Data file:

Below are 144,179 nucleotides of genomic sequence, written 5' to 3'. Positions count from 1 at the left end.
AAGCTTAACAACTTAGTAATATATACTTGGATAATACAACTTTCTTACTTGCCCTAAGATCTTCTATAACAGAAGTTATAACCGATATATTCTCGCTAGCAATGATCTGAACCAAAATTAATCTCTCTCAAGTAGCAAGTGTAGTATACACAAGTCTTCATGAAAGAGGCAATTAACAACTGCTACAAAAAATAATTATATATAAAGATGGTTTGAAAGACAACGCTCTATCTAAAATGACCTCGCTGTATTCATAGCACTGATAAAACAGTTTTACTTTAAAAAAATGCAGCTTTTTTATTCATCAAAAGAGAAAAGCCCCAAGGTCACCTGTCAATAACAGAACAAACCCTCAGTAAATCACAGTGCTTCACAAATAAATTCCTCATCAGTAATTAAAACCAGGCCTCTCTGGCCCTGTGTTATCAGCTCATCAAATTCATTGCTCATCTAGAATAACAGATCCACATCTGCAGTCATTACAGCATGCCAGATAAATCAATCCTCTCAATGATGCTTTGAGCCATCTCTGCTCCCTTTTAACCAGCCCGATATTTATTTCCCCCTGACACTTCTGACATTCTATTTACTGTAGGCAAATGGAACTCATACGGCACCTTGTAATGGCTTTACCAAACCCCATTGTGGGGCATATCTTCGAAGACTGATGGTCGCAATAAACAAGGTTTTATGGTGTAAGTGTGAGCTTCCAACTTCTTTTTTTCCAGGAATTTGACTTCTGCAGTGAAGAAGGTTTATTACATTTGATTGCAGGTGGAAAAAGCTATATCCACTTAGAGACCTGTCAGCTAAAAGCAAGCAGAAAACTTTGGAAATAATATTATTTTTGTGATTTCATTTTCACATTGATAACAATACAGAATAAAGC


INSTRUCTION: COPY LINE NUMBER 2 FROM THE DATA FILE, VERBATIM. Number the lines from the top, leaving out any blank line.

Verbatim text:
AAGCTTAACAACTTAGTAATATATACTTGGATAATACAACTTTCTTACTTGCCCTAAGATCTTCTATAACAGAAGTTATAACCGATATATTCTCGCTAGCAATGATCTGAACCAAAATTAATCTCTCTCAAGTAGCAAGTGTAGTATACACAAGTCTTCATGAAAGAGGCAATTAACAACTGCTACAAAAAATAATTATATATAAAGATGGTTTGAAAGACAACGCTCTATCTAAAATGACCTCGCTGTATTCATAGCACTGATAAAACAGTTTTACTTTAAAAAAATGCAGCTTTTTTATTCATCAAAAGAGAAAAGCCCCAAGGTCACCTGTCAATAACAGAACAAACCCTCAGTAAATCACAGTGCTTCACAAATAAATTCCTCATCAGTAATTAAAACCAGGCCTCTCTGGCCCTGTGTTATCAGCTCATCAAATTCATTGCTCATCTAGAATAACAGATCCACATCTGCAGTCATTACAGCATGCCAGATAAATCAATCCTCTCAATGATGCTTTGAGCCATCTCTGCTCCCTTTTAACCAGCCCGATATTTATTTCCCCCTGACACTTCTGACATTCTATTTACTGTAGGCAAATGGAACTCATACGGCACCTTGTAATGGCTTTACCAAACCCCATTGTGGGGCATATCTTCGAAGACTGATGGTCGCAATAAACAAGGTTTTATGGTGTAAGTGTGAGCTTCCAACTTCTTTTTTTCCAGGAATTTGACTTCTGCAGTGAAGAAGGTTTATTACATTTGATTGCAGGTGGAAAAAGCTATATCCACTTAGAGACCTGTCAGCTAAAAGCAAGCAGAAAACTTTGGAAATAATATTATTTTTGTGATTTCATTTTCACATTGATAACAATACAGAATAAAGC